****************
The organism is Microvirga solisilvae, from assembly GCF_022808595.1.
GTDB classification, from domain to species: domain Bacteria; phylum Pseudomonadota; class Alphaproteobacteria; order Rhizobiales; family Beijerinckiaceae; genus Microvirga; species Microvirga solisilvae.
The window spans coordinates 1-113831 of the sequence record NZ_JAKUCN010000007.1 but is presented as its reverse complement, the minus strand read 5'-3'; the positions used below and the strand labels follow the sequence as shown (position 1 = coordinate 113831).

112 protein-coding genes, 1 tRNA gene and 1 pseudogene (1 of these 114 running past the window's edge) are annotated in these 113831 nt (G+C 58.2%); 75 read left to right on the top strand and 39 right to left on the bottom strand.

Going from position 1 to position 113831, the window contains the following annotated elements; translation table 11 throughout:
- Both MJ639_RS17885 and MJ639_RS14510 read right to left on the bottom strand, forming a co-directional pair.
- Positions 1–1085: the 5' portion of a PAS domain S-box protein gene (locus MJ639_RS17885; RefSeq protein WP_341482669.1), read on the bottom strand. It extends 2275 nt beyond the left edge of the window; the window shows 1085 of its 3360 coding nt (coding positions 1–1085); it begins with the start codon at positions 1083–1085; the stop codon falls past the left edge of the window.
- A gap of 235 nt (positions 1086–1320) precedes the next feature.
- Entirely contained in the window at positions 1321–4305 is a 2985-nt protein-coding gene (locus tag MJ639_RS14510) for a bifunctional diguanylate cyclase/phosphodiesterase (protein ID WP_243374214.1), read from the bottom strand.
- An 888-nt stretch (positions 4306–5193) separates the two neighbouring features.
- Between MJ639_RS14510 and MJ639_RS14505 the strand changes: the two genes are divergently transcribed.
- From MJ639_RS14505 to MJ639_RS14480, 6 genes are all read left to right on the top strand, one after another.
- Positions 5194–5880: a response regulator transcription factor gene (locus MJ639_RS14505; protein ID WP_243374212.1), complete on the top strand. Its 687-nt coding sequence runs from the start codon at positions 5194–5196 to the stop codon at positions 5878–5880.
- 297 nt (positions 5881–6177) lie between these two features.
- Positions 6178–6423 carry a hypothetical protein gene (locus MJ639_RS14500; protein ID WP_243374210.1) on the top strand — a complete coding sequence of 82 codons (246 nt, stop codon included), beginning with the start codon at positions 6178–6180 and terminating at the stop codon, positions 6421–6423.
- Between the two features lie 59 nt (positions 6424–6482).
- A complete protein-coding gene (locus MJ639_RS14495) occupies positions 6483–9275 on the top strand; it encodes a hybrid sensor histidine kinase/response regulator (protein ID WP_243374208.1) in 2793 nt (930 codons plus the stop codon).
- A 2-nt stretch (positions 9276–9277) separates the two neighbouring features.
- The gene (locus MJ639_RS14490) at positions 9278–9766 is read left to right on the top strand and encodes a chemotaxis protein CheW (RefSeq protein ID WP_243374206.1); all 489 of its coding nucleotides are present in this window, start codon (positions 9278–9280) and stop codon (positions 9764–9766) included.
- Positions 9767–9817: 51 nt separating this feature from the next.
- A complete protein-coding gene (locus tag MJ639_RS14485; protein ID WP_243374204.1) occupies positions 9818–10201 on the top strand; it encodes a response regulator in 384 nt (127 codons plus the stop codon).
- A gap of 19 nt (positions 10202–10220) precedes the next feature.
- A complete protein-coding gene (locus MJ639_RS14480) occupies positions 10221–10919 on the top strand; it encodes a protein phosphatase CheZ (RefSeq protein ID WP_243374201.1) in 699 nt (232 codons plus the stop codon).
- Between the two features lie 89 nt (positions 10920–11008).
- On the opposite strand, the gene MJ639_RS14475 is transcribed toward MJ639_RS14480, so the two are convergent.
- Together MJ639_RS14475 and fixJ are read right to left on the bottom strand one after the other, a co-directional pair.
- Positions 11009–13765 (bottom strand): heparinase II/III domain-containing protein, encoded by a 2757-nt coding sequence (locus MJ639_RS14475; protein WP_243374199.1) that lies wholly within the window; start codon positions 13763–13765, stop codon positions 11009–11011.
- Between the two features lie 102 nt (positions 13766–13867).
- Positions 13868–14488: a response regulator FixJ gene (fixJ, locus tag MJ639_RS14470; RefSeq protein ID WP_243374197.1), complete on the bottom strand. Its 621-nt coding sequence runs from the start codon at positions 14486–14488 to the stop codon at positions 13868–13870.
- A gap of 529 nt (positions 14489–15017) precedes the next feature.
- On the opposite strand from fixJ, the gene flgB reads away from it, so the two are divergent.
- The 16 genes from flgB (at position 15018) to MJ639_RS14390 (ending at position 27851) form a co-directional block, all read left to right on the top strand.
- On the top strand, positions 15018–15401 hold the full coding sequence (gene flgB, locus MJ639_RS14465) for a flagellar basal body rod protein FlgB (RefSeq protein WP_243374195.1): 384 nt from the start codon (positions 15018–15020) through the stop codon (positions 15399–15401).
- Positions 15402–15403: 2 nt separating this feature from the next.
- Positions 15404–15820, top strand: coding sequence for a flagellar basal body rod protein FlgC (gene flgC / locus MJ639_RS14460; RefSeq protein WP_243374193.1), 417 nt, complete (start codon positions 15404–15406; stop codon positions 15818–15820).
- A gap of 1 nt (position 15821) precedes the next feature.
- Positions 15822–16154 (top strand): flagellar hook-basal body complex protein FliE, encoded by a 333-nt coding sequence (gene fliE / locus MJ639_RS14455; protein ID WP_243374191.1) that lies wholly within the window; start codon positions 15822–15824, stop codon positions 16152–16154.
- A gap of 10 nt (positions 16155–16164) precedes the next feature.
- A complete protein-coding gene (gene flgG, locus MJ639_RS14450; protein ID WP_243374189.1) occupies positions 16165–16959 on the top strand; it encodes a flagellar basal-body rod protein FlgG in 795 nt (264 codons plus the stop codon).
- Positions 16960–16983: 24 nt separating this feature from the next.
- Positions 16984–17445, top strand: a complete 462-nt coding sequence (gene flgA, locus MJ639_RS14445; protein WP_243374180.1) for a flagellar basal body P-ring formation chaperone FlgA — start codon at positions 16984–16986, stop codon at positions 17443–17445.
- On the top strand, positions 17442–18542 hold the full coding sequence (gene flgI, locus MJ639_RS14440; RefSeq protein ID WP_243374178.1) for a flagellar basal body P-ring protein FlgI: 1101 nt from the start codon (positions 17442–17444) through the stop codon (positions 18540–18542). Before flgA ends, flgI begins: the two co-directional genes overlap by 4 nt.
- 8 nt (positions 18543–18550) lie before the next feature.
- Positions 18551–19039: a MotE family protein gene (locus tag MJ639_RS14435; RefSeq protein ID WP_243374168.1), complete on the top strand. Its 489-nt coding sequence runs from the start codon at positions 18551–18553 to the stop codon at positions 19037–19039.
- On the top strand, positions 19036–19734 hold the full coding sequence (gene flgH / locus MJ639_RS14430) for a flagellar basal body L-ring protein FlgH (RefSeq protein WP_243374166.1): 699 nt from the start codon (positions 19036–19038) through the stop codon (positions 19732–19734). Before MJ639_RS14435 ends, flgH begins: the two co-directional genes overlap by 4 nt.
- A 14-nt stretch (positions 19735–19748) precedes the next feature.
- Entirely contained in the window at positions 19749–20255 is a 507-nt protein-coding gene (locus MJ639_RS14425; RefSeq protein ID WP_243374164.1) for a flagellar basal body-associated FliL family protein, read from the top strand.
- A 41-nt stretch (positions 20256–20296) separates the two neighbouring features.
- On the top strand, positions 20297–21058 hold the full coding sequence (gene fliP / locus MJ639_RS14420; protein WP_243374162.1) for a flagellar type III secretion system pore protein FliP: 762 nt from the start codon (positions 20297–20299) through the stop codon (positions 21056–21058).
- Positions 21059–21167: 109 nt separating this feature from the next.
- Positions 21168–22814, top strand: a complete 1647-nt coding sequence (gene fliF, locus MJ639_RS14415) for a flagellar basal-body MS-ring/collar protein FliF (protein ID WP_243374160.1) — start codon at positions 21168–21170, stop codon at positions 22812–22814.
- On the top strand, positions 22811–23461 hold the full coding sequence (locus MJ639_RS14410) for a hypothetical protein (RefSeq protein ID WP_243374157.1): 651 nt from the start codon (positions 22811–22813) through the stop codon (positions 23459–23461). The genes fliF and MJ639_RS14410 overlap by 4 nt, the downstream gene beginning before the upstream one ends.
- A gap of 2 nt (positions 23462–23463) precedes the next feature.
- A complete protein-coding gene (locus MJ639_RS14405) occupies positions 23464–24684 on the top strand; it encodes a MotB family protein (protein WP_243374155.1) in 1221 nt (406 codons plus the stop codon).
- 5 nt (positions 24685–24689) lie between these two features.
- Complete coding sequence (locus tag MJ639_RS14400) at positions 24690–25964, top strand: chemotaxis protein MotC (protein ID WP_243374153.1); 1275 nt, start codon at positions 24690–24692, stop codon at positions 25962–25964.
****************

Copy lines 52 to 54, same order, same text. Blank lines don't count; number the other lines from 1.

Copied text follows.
- On the top strand, positions 22811–23461 hold the full coding sequence (locus MJ639_RS14410) for a hypothetical protein (RefSeq protein ID WP_243374157.1): 651 nt from the start codon (positions 22811–22813) through the stop codon (positions 23459–23461). The genes fliF and MJ639_RS14410 overlap by 4 nt, the downstream gene beginning before the upstream one ends.
- A gap of 2 nt (positions 23462–23463) precedes the next feature.
- A complete protein-coding gene (locus MJ639_RS14405) occupies positions 23464–24684 on the top strand; it encodes a MotB family protein (protein WP_243374155.1) in 1221 nt (406 codons plus the stop codon).